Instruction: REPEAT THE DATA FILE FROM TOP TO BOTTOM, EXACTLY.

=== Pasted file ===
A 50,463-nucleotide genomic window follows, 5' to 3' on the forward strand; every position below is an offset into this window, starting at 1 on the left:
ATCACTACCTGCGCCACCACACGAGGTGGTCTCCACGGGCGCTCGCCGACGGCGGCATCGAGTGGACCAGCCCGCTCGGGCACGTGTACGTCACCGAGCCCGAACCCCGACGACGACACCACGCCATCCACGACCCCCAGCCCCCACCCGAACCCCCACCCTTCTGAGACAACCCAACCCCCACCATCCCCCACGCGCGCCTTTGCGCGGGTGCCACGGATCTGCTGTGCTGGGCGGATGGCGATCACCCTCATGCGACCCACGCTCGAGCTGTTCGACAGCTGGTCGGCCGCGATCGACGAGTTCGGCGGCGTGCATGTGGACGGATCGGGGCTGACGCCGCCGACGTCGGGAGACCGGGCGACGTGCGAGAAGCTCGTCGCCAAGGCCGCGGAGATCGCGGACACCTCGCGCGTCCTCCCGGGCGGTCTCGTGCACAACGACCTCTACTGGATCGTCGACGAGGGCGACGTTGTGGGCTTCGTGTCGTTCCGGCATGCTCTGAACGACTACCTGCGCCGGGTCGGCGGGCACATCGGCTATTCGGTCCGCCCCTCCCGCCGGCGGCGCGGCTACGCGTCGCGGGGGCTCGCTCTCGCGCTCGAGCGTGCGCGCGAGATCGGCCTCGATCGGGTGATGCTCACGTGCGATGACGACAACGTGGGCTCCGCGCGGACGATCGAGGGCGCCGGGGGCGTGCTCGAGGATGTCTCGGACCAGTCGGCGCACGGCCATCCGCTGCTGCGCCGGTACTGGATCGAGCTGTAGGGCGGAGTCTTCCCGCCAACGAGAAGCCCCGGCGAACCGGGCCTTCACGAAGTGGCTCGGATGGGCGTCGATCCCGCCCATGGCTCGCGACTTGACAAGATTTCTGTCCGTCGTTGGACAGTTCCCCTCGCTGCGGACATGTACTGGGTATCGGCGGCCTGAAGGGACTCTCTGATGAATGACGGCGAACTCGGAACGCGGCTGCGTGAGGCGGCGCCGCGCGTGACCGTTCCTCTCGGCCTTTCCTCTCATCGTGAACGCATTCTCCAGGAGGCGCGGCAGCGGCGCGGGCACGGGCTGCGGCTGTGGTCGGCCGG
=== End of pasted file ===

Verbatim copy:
A 50,463-nucleotide genomic window follows, 5' to 3' on the forward strand; every position below is an offset into this window, starting at 1 on the left:
ATCACTACCTGCGCCACCACACGAGGTGGTCTCCACGGGCGCTCGCCGACGGCGGCATCGAGTGGACCAGCCCGCTCGGGCACGTGTACGTCACCGAGCCCGAACCCCGACGACGACACCACGCCATCCACGACCCCCAGCCCCCACCCGAACCCCCACCCTTCTGAGACAACCCAACCCCCACCATCCCCCACGCGCGCCTTTGCGCGGGTGCCACGGATCTGCTGTGCTGGGCGGATGGCGATCACCCTCATGCGACCCACGCTCGAGCTGTTCGACAGCTGGTCGGCCGCGATCGACGAGTTCGGCGGCGTGCATGTGGACGGATCGGGGCTGACGCCGCCGACGTCGGGAGACCGGGCGACGTGCGAGAAGCTCGTCGCCAAGGCCGCGGAGATCGCGGACACCTCGCGCGTCCTCCCGGGCGGTCTCGTGCACAACGACCTCTACTGGATCGTCGACGAGGGCGACGTTGTGGGCTTCGTGTCGTTCCGGCATGCTCTGAACGACTACCTGCGCCGGGTCGGCGGGCACATCGGCTATTCGGTCCGCCCCTCCCGCCGGCGGCGCGGCTACGCGTCGCGGGGGCTCGCTCTCGCGCTCGAGCGTGCGCGCGAGATCGGCCTCGATCGGGTGATGCTCACGTGCGATGACGACAACGTGGGCTCCGCGCGGACGATCGAGGGCGCCGGGGGCGTGCTCGAGGATGTCTCGGACCAGTCGGCGCACGGCCATCCGCTGCTGCGCCGGTACTGGATCGAGCTGTAGGGCGGAGTCTTCCCGCCAACGAGAAGCCCCGGCGAACCGGGCCTTCACGAAGTGGCTCGGATGGGCGTCGATCCCGCCCATGGCTCGCGACTTGACAAGATTTCTGTCCGTCGTTGGACAGTTCCCCTCGCTGCGGACATGTACTGGGTATCGGCGGCCTGAAGGGACTCTCTGATGAATGACGGCGAACTCGGAACGCGGCTGCGTGAGGCGGCGCCGCGCGTGACCGTTCCTCTCGGCCTTTCCTCTCATCGTGAACGCATTCTCCAGGAGGCGCGGCAGCGGCGCGGGCACGGGCTGCGGCTGTGGTCGGCCGG